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Sickle cell trait in São Tomé e Príncipe: a population-based prevalence study in women of reproductive age



Sickle Cell Disorder is Africa’s most prevalent genetic disease. Yet, it remains a neglected condition, with high mortality under-five, and a lack of population-based studies in the region. This is the first of its kind in São Tomé e Príncipe, aiming to estimate the prevalence of sickle cell trait and other haemoglobin variants in women of reproductive age and its associated factors.


We conducted a cluster survey in 35 neighbourhoods. Haemoglobin was assessed through point-of-care capillary electrophoresis or high-performance liquid chromatography, and sociodemographic data through questionnaires. The weighted prevalence of sickle cell trait (HbAS) and HbC carriers was estimated with a 95% confidence interval (95% CI). We calculated weighted prevalence ratios (95% CI) through robust Poisson regression for its association with age and individual and collective genetic heritage.


The prevalence of sickle cell trait in women of reproductive age in São Tomé e Príncipe (n = 376) was 13.45% (95% CI: 9.05-19.00). The prevalence of HbC carriers was 8.00% (95% CI: 4.71-12.00). Older age and speaking Forro or Angolar were positively associated with having sickle cell trait.


The prevalence of sickle cell trait in São Tomé e Príncipe ranks high in the West African region. The country should follow international guidelines, implementing newborn screening and comprehensive healthcare management.

Peer Review reports


Sickle cell disorder (SCD) is an autosomal recessive condition, characterised by a mutation in the haemoglobin β-chain gene (HBB:c.20 A > T) that alters chain structures into Haemoglobin S (HbS). When subjected to hypoxia, HbS polymerises and forms fibrous precipitates, transforming the usual discoid, flexible red blood cell structure into a rigid, sickle-shaped structure [1]. Heterozygotic, sickle cell trait (SCT) is a benign condition assumed to confer protection against malaria and, therefore, an evolutionary advantage in endemic regions [2]. Contrarily, in homozygosity (HbSS) or compound heterozygotic forms (e.g. HbSC, HbSD, HbSbetatal), SCD is associated with high morbidity, vaso-occlusive crises with episodes of severe pain, anaemia, susceptibility to infection due to functional asplenia and ischaemic events [3].

Without proper clinical support, as observed in some of the African countries where it is most prevalent, the median survival of these patients is less than five years [4]. On the other hand, a prompt diagnosis and follow-up can reduce under-five mortality up to 10 times [5] with patients registering average life expectancies above 50 years [6]. Early case identification and implementation of comprehensive health care management is thus a fundamental strategy to tackle the disease and improve patients’ lives [7, 8]. The identification of parental SCT also allows timely genetic counselling when available. In addition to proven health gains, these strategies are highly cost-effective [9].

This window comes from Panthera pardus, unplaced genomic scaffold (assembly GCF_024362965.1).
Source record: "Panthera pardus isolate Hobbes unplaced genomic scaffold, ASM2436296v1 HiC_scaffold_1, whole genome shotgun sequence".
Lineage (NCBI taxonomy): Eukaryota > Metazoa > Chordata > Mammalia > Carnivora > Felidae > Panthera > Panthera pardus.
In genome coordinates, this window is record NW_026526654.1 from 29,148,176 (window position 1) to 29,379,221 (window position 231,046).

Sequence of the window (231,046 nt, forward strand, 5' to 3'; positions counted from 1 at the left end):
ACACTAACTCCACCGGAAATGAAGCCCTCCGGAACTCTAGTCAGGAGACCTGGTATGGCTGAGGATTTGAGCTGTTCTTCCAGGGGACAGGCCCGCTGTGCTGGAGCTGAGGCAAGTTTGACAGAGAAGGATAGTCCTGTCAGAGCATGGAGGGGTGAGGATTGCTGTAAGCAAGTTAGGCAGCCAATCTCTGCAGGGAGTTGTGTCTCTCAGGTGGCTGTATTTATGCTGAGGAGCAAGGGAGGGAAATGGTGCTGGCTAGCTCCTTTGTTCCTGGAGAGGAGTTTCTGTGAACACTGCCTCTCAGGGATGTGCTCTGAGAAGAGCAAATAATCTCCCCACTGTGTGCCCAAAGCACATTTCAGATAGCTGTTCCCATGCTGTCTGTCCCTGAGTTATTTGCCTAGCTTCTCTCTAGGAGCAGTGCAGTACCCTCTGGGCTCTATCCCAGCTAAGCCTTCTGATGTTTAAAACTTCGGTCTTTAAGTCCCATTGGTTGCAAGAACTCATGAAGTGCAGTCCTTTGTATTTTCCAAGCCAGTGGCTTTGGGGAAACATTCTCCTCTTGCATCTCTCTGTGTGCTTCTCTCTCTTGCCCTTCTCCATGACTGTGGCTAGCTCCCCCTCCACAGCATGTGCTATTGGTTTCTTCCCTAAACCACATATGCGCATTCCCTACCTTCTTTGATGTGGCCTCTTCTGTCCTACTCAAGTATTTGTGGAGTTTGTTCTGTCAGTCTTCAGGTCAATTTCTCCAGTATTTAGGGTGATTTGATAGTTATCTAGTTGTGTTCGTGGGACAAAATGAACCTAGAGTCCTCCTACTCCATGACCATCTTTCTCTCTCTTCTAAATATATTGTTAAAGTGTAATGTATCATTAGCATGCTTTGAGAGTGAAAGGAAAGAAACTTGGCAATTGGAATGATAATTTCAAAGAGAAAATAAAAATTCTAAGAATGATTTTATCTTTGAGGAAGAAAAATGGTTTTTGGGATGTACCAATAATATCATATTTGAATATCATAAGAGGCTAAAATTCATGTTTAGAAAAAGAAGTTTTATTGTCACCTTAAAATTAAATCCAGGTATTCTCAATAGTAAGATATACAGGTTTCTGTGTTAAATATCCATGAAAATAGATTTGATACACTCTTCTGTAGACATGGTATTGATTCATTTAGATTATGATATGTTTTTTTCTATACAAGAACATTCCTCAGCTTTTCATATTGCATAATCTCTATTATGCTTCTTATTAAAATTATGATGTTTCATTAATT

SCD is the most prevalent genetic disorder in Africa, where more than 1000 babies are born every day with the disease and 38,403 deaths from SCD were recorded in 2019, a 26% increase from 2000 [10]. In some sub-Saharan regions, SCT can be present in up to 30% of the population [2] and be responsible for more than 4% of all under-five mortality [11]. However, SCD has been constantly neglected by national and international agents, with insufficient funding and research on the disease and its impact and a lack of population-based studies [12]. São Tomé e Príncipe, the archipelagic country in the Gulf of Guinea, still lacks official numbers on carriers and patients. Three previous hospital-based studies point to an SCT prevalence between 13.00% [13], 14.10% (plus 1.92% of Hemoglobin C) [14] and 19.40% [15]. A revision of the 2021 Global Burden of Disease estimated that SCD was the 5th cause of under-five mortality in the country [16].

São Tomé e Príncipe has no newborn screening or other public health policy towards SCD. This is the first nationwide study in the country, and one of the first in Sub-Saharan Africa, aiming to estimate the prevalence of SCT and other haemoglobin variants among women of reproductive age and its associations with age and individual and collective genetic heritage. As a secondary objective, we intend to assess literacy on SCD (sickle cell knowledge) and its association with sickle cell status or relatives with SCD. We believe this can be an essential first step to designing future health plans to improve SCD patients in São Tomé e Príncipe and widen knowledge of the disease in Sub-Saharan Africa.


Study design and setting

This cross-sectional study was conducted in the country’s two islands, São Tomé and Região Autónoma do Príncipe, and consisted of an on-site collection of capillary blood and structured questionnaires. Data were collected between 10 and 30 April 2023; the remaining laboratory and statistical analyses were conducted in May of the same year.


The study’s target population was women of reproductive age (15–49 years) living in São Tomé e Príncipe. We limited our analysis to this group as they would benefit the most from the results since the identified carriers could receive genetic counselling and test future offspring. As inclusion criteria, we considered women of this age, living in São Tomé e Príncipe. We excluded participants who had received a blood transfusion in the last three months, who were on a short or medium-term stay in the country (e.g. tourists, emigrants or expatriates), women who were sisters or mothers/daughters identified as such, or who had a previous clinical diagnosis of SCD and were referred to us by healthcare professionals to get the laboratory confirmation. In this last case, the test was conducted but we excluded them from the study to avoid a positive selection bias.